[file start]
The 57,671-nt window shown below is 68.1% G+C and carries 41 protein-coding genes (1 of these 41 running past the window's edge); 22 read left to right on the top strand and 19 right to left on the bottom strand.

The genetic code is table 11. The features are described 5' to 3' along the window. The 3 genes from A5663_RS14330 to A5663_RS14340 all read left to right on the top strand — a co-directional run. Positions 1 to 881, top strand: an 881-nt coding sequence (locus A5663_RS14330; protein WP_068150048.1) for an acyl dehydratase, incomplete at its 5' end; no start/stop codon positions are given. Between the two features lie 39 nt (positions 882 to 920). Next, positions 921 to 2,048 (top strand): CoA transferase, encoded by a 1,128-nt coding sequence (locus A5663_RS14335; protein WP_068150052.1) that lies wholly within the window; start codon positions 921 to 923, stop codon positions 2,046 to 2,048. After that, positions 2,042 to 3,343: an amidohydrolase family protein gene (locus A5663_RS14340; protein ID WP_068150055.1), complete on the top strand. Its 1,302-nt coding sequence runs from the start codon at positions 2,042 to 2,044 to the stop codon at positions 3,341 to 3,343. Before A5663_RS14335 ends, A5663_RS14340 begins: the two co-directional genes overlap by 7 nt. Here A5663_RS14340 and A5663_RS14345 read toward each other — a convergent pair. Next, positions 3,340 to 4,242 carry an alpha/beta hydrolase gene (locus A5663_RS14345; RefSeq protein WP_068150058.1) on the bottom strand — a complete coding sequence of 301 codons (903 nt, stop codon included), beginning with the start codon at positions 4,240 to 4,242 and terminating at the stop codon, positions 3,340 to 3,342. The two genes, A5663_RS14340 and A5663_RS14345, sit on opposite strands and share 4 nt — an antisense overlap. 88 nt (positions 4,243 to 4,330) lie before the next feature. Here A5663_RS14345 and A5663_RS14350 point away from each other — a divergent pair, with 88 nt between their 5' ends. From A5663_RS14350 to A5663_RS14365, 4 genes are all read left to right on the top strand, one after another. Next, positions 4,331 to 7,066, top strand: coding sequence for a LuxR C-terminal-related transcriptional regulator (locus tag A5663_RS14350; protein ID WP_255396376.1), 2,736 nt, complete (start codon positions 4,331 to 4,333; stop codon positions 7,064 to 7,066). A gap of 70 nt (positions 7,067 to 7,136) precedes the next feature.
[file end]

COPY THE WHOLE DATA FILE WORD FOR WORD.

The 57,671-nt window shown below is 68.1% G+C and carries 41 protein-coding genes (1 of these 41 running past the window's edge); 22 read left to right on the top strand and 19 right to left on the bottom strand.

The genetic code is table 11. The features are described 5' to 3' along the window. The 3 genes from A5663_RS14330 to A5663_RS14340 all read left to right on the top strand — a co-directional run. Positions 1 to 881, top strand: an 881-nt coding sequence (locus A5663_RS14330; protein WP_068150048.1) for an acyl dehydratase, incomplete at its 5' end; no start/stop codon positions are given. Between the two features lie 39 nt (positions 882 to 920). Next, positions 921 to 2,048 (top strand): CoA transferase, encoded by a 1,128-nt coding sequence (locus A5663_RS14335; protein WP_068150052.1) that lies wholly within the window; start codon positions 921 to 923, stop codon positions 2,046 to 2,048. After that, positions 2,042 to 3,343: an amidohydrolase family protein gene (locus A5663_RS14340; protein ID WP_068150055.1), complete on the top strand. Its 1,302-nt coding sequence runs from the start codon at positions 2,042 to 2,044 to the stop codon at positions 3,341 to 3,343. Before A5663_RS14335 ends, A5663_RS14340 begins: the two co-directional genes overlap by 7 nt. Here A5663_RS14340 and A5663_RS14345 read toward each other — a convergent pair. Next, positions 3,340 to 4,242 carry an alpha/beta hydrolase gene (locus A5663_RS14345; RefSeq protein WP_068150058.1) on the bottom strand — a complete coding sequence of 301 codons (903 nt, stop codon included), beginning with the start codon at positions 4,240 to 4,242 and terminating at the stop codon, positions 3,340 to 3,342. The two genes, A5663_RS14340 and A5663_RS14345, sit on opposite strands and share 4 nt — an antisense overlap. 88 nt (positions 4,243 to 4,330) lie before the next feature. Here A5663_RS14345 and A5663_RS14350 point away from each other — a divergent pair, with 88 nt between their 5' ends. From A5663_RS14350 to A5663_RS14365, 4 genes are all read left to right on the top strand, one after another. Next, positions 4,331 to 7,066, top strand: coding sequence for a LuxR C-terminal-related transcriptional regulator (locus tag A5663_RS14350; protein ID WP_255396376.1), 2,736 nt, complete (start codon positions 4,331 to 4,333; stop codon positions 7,064 to 7,066). A gap of 70 nt (positions 7,067 to 7,136) precedes the next feature.